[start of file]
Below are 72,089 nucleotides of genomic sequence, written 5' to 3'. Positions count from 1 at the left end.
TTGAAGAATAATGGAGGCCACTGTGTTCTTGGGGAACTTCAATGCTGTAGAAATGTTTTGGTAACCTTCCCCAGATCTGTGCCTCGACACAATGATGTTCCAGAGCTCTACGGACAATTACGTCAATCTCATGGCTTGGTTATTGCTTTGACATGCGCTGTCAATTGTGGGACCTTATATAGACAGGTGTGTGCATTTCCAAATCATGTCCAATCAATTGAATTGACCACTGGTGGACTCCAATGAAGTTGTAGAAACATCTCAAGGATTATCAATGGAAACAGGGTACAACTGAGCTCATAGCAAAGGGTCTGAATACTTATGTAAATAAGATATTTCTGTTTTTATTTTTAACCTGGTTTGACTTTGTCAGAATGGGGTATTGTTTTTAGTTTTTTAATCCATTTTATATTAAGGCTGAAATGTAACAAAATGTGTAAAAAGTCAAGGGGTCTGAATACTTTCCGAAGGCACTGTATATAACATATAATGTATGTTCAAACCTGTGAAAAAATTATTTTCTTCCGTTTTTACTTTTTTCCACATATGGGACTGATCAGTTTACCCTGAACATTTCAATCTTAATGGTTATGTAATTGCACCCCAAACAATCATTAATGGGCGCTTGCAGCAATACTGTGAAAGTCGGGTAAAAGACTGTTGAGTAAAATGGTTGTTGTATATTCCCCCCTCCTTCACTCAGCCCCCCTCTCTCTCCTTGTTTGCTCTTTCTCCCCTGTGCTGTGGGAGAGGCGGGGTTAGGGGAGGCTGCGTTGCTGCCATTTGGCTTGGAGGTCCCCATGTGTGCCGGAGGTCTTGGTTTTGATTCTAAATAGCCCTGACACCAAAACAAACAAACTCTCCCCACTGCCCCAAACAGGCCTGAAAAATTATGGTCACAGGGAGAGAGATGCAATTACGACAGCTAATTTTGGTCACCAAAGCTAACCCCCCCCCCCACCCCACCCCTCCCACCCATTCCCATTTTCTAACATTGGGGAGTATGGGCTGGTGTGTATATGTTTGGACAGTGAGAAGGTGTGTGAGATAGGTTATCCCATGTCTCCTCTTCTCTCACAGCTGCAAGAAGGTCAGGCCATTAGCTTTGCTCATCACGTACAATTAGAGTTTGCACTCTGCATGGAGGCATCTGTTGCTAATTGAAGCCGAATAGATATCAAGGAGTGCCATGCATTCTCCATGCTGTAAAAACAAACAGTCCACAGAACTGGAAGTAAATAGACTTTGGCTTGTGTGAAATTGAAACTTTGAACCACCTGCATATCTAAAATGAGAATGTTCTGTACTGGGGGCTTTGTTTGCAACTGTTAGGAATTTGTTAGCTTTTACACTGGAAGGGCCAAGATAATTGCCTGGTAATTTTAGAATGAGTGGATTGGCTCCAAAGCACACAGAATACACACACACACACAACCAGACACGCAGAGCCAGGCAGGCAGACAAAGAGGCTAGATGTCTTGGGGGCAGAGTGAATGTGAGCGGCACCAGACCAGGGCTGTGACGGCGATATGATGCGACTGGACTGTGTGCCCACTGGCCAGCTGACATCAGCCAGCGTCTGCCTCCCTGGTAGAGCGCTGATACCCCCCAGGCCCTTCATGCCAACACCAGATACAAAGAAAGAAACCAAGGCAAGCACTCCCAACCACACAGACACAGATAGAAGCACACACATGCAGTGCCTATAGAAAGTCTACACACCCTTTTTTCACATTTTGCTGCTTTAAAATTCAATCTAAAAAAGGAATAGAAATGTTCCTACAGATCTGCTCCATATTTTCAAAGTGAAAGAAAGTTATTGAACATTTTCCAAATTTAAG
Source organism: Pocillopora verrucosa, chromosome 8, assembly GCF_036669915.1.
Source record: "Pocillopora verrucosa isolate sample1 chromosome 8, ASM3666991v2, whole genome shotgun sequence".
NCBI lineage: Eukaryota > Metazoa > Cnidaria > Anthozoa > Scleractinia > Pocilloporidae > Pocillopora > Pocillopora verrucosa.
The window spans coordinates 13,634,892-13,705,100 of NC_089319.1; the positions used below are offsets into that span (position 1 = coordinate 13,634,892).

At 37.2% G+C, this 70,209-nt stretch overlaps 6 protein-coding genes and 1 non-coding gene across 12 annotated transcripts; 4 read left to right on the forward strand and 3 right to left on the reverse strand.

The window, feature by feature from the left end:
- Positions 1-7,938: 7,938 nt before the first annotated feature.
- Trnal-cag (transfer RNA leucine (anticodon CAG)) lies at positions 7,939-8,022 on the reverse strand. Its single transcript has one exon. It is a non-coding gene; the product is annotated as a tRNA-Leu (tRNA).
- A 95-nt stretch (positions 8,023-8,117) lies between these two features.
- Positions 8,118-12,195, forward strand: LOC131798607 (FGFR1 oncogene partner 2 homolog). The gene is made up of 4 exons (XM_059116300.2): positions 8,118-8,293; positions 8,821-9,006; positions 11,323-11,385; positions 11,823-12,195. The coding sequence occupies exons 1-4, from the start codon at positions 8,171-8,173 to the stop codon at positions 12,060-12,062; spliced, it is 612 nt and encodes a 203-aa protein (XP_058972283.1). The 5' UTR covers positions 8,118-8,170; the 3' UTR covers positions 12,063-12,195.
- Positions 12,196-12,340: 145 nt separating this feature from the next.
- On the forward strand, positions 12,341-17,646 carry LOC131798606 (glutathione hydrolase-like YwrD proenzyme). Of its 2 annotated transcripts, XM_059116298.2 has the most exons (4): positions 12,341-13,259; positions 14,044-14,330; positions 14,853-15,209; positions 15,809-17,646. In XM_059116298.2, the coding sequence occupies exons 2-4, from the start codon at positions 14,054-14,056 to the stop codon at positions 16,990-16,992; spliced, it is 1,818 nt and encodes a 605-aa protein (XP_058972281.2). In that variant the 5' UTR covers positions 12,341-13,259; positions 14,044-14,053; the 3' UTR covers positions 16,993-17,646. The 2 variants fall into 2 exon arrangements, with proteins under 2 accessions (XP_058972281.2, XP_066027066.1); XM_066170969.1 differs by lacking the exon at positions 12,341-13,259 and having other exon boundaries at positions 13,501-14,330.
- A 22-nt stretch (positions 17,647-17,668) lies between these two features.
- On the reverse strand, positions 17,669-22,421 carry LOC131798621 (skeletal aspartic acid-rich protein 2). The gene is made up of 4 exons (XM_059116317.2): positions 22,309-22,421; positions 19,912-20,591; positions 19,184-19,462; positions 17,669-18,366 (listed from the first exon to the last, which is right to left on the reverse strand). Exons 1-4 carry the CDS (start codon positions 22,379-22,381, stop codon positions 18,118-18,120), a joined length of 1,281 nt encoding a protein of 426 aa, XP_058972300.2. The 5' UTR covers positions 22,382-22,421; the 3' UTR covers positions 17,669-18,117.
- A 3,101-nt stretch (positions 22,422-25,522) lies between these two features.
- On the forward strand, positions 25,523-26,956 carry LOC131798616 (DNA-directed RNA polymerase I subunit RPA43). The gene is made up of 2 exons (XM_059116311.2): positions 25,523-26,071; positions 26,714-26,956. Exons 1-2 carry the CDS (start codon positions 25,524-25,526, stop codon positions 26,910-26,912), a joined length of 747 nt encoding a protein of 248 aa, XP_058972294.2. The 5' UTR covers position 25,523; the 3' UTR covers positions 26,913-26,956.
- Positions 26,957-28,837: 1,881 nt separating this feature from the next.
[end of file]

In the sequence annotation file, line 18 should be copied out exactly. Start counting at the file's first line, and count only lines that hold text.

- On the forward strand, positions 25,523-26,956 carry LOC131798616 (DNA-directed RNA polymerase I subunit RPA43). The gene is made up of 2 exons (XM_059116311.2): positions 25,523-26,071; positions 26,714-26,956. Exons 1-2 carry the CDS (start codon positions 25,524-25,526, stop codon positions 26,910-26,912), a joined length of 747 nt encoding a protein of 248 aa, XP_058972294.2. The 5' UTR covers position 25,523; the 3' UTR covers positions 26,913-26,956.